– Prof. Vitalii Lunov. Associate Professor in Bogomolets National Medical University. Presidium member and academician of European Academy of Sciences of Ukraine, Member of the American Psychological Association, the American Academy of Clinical Psychology, World Federation for Mental Health (USA), and the European Academy of Natural Sciences (Hannover, Germany).
– Costantino Slobodyanuk. Presidium Member of EUASU. Associate fellow of the Ukrainian Academy of Sciences. Head of the Strategic council of the Information Security Institute. Head of Сivil Society Organization Kavalyer. Editor-in-chief of the Newspaper Unsolved Crimes. He is engaged in the studies of online reputation management and security of enterprises.
– Olga Panchenko. Corresponding Member of EUASU, attorney, and Director of Redut Law Company. n An associate fellow of the Ukraine Academy of Sciences. Chief editor of the Newsletter on the Results of Scholarly Work: in sociology, criminology, philosophy and political science. Journalist of the newspaper Unsolved Crimes. Presidium member of Odessa Scientific-Humanitarian Society and Historic- Literature Scientific Society.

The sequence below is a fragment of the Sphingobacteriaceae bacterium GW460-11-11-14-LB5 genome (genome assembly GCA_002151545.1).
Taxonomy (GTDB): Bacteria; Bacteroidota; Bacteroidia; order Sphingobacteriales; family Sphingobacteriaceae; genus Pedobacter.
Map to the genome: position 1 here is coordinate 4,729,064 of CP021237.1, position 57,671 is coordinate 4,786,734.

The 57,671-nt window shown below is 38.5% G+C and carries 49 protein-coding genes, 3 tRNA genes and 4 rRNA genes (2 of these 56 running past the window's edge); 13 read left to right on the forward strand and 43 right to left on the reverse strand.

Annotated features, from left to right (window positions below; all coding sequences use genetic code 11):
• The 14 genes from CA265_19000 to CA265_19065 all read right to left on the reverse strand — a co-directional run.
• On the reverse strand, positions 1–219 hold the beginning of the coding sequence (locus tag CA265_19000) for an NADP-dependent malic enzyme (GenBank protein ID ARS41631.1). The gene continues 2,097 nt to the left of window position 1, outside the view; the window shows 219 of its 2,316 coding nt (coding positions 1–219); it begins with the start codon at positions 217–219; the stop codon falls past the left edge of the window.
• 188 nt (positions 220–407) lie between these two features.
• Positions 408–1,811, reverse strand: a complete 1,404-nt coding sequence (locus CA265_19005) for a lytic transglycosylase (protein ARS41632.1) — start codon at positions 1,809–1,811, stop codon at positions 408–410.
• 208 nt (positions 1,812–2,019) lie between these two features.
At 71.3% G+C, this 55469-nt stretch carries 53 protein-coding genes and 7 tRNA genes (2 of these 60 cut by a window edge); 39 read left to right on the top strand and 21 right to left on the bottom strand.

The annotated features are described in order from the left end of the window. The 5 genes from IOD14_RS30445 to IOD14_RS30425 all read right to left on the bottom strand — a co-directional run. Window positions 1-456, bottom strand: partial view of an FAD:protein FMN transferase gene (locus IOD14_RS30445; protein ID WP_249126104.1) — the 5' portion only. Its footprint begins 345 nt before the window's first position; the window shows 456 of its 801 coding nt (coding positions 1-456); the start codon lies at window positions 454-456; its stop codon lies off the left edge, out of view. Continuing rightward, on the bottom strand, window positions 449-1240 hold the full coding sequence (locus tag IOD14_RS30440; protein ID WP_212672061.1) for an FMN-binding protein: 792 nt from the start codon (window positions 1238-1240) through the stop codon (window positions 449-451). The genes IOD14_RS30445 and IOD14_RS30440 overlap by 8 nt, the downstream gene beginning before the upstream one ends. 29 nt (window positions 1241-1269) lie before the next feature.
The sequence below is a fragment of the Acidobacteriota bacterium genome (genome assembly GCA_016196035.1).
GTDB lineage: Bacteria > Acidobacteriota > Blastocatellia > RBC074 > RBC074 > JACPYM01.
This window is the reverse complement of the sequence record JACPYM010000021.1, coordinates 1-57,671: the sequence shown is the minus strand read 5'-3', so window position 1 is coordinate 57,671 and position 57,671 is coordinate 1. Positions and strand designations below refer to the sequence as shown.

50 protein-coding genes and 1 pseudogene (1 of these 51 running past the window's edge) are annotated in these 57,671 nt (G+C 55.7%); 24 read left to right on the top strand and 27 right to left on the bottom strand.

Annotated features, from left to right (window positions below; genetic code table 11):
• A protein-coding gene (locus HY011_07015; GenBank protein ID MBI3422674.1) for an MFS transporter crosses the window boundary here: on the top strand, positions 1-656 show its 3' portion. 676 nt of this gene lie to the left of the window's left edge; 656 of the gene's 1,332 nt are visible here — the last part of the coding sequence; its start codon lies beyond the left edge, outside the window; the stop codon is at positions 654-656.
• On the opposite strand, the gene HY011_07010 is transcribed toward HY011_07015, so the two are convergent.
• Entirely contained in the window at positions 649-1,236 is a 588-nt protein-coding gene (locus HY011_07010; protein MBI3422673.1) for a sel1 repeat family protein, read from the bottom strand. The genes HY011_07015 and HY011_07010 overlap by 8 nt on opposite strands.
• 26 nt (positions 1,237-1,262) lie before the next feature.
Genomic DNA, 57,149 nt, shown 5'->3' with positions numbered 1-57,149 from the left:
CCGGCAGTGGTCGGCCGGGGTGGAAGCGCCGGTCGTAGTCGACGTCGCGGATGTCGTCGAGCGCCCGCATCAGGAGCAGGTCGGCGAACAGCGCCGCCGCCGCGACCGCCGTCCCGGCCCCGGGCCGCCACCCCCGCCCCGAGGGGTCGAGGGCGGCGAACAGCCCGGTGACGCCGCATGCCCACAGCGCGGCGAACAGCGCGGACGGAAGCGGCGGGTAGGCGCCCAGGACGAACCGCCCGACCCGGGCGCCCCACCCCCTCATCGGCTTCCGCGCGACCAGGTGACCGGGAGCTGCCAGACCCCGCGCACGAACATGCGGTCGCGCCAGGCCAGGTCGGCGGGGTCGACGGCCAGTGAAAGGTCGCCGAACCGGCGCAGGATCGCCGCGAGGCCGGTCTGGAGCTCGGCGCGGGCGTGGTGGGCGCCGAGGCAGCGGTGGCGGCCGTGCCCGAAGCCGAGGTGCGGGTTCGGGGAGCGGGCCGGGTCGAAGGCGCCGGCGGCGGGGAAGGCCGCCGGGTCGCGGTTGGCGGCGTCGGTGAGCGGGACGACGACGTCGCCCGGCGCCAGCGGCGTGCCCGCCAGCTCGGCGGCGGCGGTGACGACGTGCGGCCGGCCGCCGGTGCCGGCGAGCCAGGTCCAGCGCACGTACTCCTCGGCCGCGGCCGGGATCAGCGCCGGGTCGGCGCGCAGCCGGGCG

– Pavlo Pedina. EUASU expert, expert in finance, banking, insurance, and asset valuation. Financial consultant. Investment adviser for Slav Invest, financial director of MANORM Holding, and the head of the Paradox Credit Protection Society.
The figure of Professor Harvey Wolf Kushner may be considered central in this context. As a recognized authority on terrorism, Dr. Kushner has contributed as an analyst on criminal investigations, intelligence, and terrorism for the U.S. Department of Probation. He is recognized as one of the first terrorism experts to have warned about a secret terror network operating in the United States. He is also the author of numerous writings and five books on terrorism including the multi-award winning Encyclopedia of Terrorism (SAGE Publications). Dr. Harvey Kushner has advised elected officials, military personnel, and foreign governments as well as trained federal agencies from the DHS to the FBI. He maintains close ties to a number of federal agencies, and his inclusion on the panel implies that the foundations of the new security paradigm and resulting program will likely draw from his experience and practices gained in working with these agencies.
Welcome Mr. Human Factor
Notwithstanding the acceleration of processes and rapid improvements in technology, one area that is frequently overlooked is the human factor, which represents the weakest link. Throughout the evolution of the security concept, certain experts have emphasized the human factor at different times, but presently, digitalization has exacerbated this issue. Even the most advanced security technology can prove to be ineffective in the event of human error. Imagine a scenario where an employee forgets to encrypt important information before sending it online. This simple mistake could lead to unintended disclosure of sensitive data to unauthorized people. As Dr. Kushner noted: